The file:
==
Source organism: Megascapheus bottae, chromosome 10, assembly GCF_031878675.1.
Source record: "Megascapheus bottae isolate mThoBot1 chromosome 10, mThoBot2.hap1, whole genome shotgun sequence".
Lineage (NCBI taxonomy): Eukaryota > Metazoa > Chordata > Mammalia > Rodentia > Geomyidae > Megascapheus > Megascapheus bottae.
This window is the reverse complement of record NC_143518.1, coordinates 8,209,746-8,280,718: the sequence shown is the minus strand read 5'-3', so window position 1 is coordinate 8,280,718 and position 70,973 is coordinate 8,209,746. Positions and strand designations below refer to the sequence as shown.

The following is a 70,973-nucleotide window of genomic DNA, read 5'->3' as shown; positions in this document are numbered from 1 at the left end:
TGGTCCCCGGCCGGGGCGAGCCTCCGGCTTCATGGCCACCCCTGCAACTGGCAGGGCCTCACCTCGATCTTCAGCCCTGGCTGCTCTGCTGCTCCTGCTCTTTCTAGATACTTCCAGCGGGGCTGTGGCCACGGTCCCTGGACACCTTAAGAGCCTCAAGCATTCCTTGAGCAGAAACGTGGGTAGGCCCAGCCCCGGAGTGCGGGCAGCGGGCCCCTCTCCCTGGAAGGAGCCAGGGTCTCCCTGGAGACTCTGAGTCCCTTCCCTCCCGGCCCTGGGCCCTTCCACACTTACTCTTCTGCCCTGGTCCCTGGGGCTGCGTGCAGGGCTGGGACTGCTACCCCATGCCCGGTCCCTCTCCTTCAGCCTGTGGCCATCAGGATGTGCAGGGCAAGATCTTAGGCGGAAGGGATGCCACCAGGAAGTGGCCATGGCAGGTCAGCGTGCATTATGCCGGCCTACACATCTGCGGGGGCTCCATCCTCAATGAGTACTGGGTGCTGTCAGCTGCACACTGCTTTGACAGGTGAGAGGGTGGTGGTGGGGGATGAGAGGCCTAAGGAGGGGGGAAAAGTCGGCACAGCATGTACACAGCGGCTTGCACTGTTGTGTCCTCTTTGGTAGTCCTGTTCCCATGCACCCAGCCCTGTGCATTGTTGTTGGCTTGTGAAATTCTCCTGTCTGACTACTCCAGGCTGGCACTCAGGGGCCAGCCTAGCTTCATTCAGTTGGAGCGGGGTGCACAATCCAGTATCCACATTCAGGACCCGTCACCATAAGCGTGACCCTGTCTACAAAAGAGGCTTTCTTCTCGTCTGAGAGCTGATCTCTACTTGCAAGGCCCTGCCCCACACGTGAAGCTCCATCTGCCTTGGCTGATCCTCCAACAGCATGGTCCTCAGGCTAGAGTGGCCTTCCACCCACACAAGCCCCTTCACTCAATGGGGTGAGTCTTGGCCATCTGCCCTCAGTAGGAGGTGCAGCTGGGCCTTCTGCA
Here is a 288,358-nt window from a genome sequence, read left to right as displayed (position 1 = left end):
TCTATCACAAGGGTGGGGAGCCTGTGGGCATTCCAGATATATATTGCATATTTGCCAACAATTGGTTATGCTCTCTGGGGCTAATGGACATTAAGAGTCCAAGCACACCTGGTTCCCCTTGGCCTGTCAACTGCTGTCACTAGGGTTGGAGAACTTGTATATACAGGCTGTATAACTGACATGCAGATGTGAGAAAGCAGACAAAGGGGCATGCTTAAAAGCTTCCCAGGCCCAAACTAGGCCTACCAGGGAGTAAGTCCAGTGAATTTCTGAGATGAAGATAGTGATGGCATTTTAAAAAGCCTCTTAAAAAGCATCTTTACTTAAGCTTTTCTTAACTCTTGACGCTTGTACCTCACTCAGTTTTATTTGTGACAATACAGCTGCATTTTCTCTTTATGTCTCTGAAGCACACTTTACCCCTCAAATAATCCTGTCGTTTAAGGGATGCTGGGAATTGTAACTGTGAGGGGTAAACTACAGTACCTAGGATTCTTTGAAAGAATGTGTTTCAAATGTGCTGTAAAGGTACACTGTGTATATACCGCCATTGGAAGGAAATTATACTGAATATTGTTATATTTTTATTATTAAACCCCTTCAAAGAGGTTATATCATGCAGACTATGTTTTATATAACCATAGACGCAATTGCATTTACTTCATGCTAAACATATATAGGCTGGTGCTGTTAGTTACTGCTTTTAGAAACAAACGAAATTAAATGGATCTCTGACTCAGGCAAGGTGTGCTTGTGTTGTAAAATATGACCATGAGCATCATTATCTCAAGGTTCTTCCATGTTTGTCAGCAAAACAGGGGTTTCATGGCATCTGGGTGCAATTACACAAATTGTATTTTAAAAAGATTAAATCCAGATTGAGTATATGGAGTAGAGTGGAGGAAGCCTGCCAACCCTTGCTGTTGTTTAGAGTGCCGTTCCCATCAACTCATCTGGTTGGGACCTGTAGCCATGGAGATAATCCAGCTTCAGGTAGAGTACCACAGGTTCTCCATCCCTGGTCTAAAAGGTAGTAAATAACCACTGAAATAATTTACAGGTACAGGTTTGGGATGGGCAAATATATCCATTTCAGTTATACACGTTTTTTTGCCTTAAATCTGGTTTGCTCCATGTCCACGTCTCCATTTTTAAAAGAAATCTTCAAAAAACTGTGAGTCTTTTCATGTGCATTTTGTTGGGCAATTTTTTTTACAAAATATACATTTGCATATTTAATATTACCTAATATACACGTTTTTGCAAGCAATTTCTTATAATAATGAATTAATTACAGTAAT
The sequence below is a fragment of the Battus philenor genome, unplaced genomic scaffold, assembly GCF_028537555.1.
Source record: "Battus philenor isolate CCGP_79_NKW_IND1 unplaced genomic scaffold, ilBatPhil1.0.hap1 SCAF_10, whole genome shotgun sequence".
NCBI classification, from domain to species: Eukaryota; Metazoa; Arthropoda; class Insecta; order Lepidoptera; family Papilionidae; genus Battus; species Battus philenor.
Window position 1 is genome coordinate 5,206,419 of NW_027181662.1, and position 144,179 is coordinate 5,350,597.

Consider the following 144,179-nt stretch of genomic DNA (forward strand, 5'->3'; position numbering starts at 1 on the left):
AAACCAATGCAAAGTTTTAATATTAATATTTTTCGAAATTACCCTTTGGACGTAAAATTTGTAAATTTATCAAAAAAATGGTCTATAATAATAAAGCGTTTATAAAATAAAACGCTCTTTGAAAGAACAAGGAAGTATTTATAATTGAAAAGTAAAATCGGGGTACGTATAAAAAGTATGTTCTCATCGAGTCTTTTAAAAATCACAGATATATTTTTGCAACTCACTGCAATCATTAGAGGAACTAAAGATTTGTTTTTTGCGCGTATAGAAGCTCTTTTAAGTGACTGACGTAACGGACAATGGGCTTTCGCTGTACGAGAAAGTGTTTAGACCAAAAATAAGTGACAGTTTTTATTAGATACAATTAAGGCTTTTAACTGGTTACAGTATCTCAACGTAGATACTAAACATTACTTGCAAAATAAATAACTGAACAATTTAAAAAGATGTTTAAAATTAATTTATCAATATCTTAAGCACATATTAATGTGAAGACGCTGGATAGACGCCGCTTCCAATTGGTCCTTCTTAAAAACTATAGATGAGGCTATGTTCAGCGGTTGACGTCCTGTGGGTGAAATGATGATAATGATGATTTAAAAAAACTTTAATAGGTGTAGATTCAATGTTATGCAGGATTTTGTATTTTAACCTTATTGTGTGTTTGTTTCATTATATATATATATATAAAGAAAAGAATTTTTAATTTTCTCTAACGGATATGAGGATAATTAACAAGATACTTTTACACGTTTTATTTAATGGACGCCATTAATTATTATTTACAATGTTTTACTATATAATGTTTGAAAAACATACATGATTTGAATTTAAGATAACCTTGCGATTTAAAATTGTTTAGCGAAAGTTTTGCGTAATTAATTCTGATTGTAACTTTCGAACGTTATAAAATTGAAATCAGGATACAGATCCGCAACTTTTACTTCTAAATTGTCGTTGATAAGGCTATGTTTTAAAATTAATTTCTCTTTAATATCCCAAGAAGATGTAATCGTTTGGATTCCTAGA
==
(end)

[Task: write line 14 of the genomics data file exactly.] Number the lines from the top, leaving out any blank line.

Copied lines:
AAACCAATGCAAAGTTTTAATATTAATATTTTTCGAAATTACCCTTTGGACGTAAAATTTGTAAATTTATCAAAAAAATGGTCTATAATAATAAAGCGTTTATAAAATAAAACGCTCTTTGAAAGAACAAGGAAGTATTTATAATTGAAAAGTAAAATCGGGGTACGTATAAAAAGTATGTTCTCATCGAGTCTTTTAAAAATCACAGATATATTTTTGCAACTCACTGCAATCATTAGAGGAACTAAAGATTTGTTTTTTGCGCGTATAGAAGCTCTTTTAAGTGACTGACGTAACGGACAATGGGCTTTCGCTGTACGAGAAAGTGTTTAGACCAAAAATAAGTGACAGTTTTTATTAGATACAATTAAGGCTTTTAACTGGTTACAGTATCTCAACGTAGATACTAAACATTACTTGCAAAATAAATAACTGAACAATTTAAAAAGATGTTTAAAATTAATTTATCAATATCTTAAGCACATATTAATGTGAAGACGCTGGATAGACGCCGCTTCCAATTGGTCCTTCTTAAAAACTATAGATGAGGCTATGTTCAGCGGTTGACGTCCTGTGGGTGAAATGATGATAATGATGATTTAAAAAAACTTTAATAGGTGTAGATTCAATGTTATGCAGGATTTTGTATTTTAACCTTATTGTGTGTTTGTTTCATTATATATATATATATAAAGAAAAGAATTTTTAATTTTCTCTAACGGATATGAGGATAATTAACAAGATACTTTTACACGTTTTATTTAATGGACGCCATTAATTATTATTTACAATGTTTTACTATATAATGTTTGAAAAACATACATGATTTGAATTTAAGATAACCTTGCGATTTAAAATTGTTTAGCGAAAGTTTTGCGTAATTAATTCTGATTGTAACTTTCGAACGTTATAAAATTGAAATCAGGATACAGATCCGCAACTTTTACTTCTAAATTGTCGTTGATAAGGCTATGTTTTAAAATTAATTTCTCTTTAATATCCCAAGAAGATGTAATCGTTTGGATTCCTAGA